True Treasures is magazine-sized with a deceptively plain dark blue and gold cover with a female silhouette. The cover has an almost-Victorian feel to it. You almost expect the contents to be fluffy and cutesy. However, inside you will find over 100 pages of meaty content that has been written in the twenty-first century.
If you are a people-pleasing rule-follower, or you can’t make decisions, it’s ok. You can still read from front to back to ease your mind. However, when you consider that True Treasures contains sections on Christian living, marriage, homemaking, parenting, and home schooling, you see the dilemma. One day you may want to read how an author structures her day of teaching school. Another day you may decide you need some tips on making your home run more smoothly. Still another day you may be looking for a way to improve your marriage. Aha! You skipped around in this content-rich book!
I have a confession. When I pick up a book where women are giving me advice or recommendations, I sometimes feel like they are better than I am. True Treasures is quite the opposite. The authors are very transparent. They share their own struggles, and this adds a sense of credibility to their writing. For example, one lady tells about her own battle with depression, while another admits planning is not her forte.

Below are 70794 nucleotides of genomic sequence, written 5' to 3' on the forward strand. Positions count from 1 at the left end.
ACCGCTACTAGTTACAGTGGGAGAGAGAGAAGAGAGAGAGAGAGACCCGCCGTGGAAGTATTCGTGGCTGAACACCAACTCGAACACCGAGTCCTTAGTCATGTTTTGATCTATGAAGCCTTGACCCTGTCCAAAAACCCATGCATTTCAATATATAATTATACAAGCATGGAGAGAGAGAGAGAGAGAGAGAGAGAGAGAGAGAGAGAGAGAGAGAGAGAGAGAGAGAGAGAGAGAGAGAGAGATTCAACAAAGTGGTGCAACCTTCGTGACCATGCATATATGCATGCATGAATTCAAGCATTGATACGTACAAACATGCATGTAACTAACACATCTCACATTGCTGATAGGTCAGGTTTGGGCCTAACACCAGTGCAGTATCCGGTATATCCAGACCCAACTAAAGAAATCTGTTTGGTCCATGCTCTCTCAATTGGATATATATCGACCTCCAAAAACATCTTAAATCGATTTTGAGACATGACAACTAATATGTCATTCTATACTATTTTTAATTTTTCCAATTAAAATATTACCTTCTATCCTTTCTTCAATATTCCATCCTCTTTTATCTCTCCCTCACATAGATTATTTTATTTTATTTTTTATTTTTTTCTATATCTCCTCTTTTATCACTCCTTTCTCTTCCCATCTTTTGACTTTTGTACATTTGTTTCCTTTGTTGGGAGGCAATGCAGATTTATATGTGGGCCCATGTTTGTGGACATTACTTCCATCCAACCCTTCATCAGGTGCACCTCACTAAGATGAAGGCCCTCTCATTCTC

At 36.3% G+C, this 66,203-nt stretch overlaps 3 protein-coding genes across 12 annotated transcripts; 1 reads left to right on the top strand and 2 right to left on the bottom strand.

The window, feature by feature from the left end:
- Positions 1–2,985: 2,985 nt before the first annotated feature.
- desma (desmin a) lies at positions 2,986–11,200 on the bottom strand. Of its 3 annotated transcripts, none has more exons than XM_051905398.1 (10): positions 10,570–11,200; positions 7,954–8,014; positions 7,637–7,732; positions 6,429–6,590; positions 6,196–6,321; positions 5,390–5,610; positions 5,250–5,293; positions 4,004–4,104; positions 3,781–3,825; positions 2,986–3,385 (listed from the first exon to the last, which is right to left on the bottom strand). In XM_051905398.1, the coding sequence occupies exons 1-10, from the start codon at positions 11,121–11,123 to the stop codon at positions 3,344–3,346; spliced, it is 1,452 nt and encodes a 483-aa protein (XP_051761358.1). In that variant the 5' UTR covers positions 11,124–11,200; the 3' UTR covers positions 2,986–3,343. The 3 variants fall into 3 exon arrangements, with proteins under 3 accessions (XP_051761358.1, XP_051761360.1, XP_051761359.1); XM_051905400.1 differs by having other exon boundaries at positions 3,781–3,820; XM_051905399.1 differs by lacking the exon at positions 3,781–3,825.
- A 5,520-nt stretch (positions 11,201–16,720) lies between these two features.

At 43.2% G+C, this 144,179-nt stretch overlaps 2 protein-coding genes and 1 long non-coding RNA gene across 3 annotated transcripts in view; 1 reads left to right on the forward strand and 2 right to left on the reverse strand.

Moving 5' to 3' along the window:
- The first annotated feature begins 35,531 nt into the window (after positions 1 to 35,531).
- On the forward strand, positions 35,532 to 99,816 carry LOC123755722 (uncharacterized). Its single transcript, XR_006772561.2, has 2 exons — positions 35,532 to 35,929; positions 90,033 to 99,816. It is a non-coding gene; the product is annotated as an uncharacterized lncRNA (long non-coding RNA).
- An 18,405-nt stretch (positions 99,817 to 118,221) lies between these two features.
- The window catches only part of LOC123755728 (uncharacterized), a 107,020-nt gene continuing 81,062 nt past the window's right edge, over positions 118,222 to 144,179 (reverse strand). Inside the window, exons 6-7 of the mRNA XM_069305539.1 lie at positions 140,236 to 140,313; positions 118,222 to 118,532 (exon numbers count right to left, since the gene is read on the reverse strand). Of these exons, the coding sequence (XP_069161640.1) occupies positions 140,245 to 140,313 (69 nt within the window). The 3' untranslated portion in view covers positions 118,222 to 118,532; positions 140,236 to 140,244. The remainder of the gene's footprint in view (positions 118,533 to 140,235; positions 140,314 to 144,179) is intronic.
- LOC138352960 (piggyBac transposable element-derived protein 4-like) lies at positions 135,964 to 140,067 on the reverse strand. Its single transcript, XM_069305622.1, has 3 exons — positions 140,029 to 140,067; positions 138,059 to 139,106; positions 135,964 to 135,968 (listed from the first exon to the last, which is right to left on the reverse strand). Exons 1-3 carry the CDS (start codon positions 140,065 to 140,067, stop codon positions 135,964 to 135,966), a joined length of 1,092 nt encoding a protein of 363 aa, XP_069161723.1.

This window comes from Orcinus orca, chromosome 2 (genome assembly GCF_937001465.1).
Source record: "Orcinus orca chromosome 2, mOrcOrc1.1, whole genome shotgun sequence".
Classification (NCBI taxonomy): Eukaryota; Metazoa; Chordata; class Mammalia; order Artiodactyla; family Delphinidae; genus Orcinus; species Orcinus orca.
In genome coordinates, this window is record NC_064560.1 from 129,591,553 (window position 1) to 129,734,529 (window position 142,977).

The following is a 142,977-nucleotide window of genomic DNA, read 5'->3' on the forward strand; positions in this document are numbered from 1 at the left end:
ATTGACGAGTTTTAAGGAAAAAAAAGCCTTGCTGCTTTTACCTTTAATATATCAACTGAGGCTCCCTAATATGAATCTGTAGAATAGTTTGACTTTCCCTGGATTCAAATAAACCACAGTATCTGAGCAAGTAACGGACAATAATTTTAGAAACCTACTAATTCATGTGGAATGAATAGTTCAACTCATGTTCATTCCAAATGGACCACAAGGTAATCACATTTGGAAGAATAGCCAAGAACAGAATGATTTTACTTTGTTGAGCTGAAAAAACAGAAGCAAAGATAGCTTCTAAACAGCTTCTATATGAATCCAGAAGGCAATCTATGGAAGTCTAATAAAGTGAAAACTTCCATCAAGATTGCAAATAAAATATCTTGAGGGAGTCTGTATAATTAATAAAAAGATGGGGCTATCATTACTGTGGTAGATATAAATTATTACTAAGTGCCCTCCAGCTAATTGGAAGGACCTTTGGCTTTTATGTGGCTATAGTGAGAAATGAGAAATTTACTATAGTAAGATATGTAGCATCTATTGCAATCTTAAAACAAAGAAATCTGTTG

The only thing I don’t like about True Treasures is that most of it is in small font. Allow me to explain why. Lorrie Flem asked Donna Venning to help her narrow ten years of TEACH magazine, fifty issues, down to one book. To pack so many articles into one book, they had to use a small font. They also wanted women to be able to sit down and read one or two pages at a time and get something useful immediately, which also requires the smaller font.
Depending on the day, you may need to wear steel-toed boots when you read True Treasures. Your proverbial toes may get stepped on. Remember, the authors are trying to help us become our best. They will challenge you to improve your weak areas, like a good friend who knows when you need a little prodding.